Feds say helium supplies are rapidly deflating

It\'s not just balloons and funny voices affected by helium shortages. Helium/oxygen mixtures are used by divers who descend to great depths. When breathed under pressure, helium has less toxic effects than nitrogen, the major component of air. When nitrogen is breathed under pressure, it can cause nitrogen narcosis, a condition that can disorient divers. (Courtesy si.edu)

WASHINGTON – Just in time for grad parties and summer celebrations, there’s a helium shortage, NBC Washington reports.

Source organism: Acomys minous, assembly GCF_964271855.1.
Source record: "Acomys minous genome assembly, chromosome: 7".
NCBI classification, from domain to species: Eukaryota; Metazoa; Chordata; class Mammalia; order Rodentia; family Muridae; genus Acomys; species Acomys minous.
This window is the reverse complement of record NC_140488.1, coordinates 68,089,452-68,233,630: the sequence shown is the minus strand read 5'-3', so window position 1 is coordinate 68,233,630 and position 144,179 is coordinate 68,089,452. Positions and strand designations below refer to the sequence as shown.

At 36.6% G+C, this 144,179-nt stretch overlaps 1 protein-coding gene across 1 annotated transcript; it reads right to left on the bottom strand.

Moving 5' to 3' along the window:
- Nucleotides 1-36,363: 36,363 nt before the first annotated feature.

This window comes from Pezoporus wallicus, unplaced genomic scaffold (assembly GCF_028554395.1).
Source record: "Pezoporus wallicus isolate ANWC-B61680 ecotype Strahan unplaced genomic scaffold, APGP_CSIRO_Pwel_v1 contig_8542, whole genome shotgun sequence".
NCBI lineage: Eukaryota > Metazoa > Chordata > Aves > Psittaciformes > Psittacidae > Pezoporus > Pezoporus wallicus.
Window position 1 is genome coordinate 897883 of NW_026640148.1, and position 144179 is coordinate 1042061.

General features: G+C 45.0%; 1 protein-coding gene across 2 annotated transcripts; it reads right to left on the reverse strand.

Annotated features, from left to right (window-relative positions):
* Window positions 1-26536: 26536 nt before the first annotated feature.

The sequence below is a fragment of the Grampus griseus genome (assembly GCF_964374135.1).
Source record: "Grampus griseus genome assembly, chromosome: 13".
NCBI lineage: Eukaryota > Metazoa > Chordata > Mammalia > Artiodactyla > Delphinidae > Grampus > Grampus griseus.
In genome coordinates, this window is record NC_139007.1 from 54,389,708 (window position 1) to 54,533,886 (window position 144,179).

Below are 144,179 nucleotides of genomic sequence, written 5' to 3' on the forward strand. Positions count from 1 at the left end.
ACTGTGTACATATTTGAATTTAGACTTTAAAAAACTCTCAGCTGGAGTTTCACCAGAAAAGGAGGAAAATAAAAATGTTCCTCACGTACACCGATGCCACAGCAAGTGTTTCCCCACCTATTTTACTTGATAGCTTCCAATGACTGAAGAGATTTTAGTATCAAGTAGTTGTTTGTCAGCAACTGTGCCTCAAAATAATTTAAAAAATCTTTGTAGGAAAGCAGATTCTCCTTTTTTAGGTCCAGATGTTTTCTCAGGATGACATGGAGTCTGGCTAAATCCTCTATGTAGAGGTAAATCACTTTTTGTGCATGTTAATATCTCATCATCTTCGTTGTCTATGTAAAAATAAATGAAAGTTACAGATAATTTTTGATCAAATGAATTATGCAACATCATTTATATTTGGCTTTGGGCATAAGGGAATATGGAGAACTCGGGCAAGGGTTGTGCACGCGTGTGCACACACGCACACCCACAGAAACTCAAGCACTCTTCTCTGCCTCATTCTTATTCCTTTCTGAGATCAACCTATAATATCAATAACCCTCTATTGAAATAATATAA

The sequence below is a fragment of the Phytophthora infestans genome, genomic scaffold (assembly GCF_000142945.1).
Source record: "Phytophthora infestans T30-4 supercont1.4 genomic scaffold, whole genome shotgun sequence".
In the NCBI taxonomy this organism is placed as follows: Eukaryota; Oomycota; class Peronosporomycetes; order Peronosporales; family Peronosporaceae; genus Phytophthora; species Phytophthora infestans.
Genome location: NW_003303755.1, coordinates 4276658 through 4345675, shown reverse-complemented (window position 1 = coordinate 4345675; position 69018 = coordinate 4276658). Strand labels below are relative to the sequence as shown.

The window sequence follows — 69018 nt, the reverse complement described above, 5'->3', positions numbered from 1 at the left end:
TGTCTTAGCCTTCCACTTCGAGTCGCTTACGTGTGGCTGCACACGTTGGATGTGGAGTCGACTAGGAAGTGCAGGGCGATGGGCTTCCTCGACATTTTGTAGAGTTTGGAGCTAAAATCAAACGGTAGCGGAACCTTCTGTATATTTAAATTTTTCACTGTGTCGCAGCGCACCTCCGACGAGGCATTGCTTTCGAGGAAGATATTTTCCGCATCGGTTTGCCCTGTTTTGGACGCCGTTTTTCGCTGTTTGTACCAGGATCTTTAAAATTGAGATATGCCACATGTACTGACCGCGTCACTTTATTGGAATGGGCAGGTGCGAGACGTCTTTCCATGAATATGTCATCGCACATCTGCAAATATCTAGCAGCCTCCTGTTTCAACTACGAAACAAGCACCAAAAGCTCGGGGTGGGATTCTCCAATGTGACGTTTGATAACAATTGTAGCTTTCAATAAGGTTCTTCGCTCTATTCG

The problem started in 1996 when the federal government enacted a cost-cutting law and began selling off helium reserves that were stored underground.

Now, they’re running out.

Some party stores say they are having trouble finding suppliers, so keep this in mind for graduation celebrations and summer parties.

Another problem, however, is that helium is used for more than filling balloons and making your voice sound funny. It’s also used in flat-screen TVs, fiber optics, solar panels, rocket fuel and even MRIs.

WTOP’s Kyle Cooper contributed to this report. Follow WTOP on Twitter.

(Copyright 2012 by WTOP. All Rights Reserved.)


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